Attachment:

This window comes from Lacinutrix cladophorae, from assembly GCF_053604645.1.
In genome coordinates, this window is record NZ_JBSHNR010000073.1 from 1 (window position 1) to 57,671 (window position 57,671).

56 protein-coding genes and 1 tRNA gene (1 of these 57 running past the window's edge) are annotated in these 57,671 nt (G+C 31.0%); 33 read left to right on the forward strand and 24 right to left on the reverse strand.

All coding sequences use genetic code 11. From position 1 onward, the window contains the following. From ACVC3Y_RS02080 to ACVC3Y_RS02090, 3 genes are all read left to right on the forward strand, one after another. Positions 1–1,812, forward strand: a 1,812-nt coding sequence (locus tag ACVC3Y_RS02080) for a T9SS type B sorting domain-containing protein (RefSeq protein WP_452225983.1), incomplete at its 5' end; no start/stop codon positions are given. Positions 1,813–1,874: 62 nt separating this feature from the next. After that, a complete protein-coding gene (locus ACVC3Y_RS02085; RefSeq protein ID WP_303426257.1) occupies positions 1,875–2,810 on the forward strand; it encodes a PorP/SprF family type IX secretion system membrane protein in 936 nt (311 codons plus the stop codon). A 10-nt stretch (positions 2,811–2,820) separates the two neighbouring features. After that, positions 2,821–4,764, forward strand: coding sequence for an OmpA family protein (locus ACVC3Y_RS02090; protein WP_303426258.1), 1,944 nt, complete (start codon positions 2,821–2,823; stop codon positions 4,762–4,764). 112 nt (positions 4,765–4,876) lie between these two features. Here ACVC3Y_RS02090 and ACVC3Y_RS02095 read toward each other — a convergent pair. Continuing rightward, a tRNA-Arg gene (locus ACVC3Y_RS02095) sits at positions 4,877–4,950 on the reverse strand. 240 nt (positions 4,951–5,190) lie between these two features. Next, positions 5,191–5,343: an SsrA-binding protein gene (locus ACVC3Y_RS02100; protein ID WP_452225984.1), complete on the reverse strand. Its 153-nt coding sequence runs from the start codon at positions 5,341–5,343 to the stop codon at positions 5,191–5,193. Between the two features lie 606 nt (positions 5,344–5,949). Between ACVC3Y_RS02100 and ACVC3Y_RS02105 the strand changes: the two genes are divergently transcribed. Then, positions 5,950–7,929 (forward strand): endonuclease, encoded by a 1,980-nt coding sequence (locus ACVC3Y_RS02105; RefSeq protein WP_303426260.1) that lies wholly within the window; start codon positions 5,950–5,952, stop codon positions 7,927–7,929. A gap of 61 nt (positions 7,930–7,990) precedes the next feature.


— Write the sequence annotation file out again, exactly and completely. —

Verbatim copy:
This window comes from Lacinutrix cladophorae, from assembly GCF_053604645.1.
In genome coordinates, this window is record NZ_JBSHNR010000073.1 from 1 (window position 1) to 57,671 (window position 57,671).

56 protein-coding genes and 1 tRNA gene (1 of these 57 running past the window's edge) are annotated in these 57,671 nt (G+C 31.0%); 33 read left to right on the forward strand and 24 right to left on the reverse strand.

All coding sequences use genetic code 11. From position 1 onward, the window contains the following. From ACVC3Y_RS02080 to ACVC3Y_RS02090, 3 genes are all read left to right on the forward strand, one after another. Positions 1–1,812, forward strand: a 1,812-nt coding sequence (locus tag ACVC3Y_RS02080) for a T9SS type B sorting domain-containing protein (RefSeq protein WP_452225983.1), incomplete at its 5' end; no start/stop codon positions are given. Positions 1,813–1,874: 62 nt separating this feature from the next. After that, a complete protein-coding gene (locus ACVC3Y_RS02085; RefSeq protein ID WP_303426257.1) occupies positions 1,875–2,810 on the forward strand; it encodes a PorP/SprF family type IX secretion system membrane protein in 936 nt (311 codons plus the stop codon). A 10-nt stretch (positions 2,811–2,820) separates the two neighbouring features. After that, positions 2,821–4,764, forward strand: coding sequence for an OmpA family protein (locus ACVC3Y_RS02090; protein WP_303426258.1), 1,944 nt, complete (start codon positions 2,821–2,823; stop codon positions 4,762–4,764). 112 nt (positions 4,765–4,876) lie between these two features. Here ACVC3Y_RS02090 and ACVC3Y_RS02095 read toward each other — a convergent pair. Continuing rightward, a tRNA-Arg gene (locus ACVC3Y_RS02095) sits at positions 4,877–4,950 on the reverse strand. 240 nt (positions 4,951–5,190) lie between these two features. Next, positions 5,191–5,343: an SsrA-binding protein gene (locus ACVC3Y_RS02100; protein ID WP_452225984.1), complete on the reverse strand. Its 153-nt coding sequence runs from the start codon at positions 5,341–5,343 to the stop codon at positions 5,191–5,193. Between the two features lie 606 nt (positions 5,344–5,949). Between ACVC3Y_RS02100 and ACVC3Y_RS02105 the strand changes: the two genes are divergently transcribed. Then, positions 5,950–7,929 (forward strand): endonuclease, encoded by a 1,980-nt coding sequence (locus ACVC3Y_RS02105; RefSeq protein WP_303426260.1) that lies wholly within the window; start codon positions 5,950–5,952, stop codon positions 7,927–7,929. A gap of 61 nt (positions 7,930–7,990) precedes the next feature.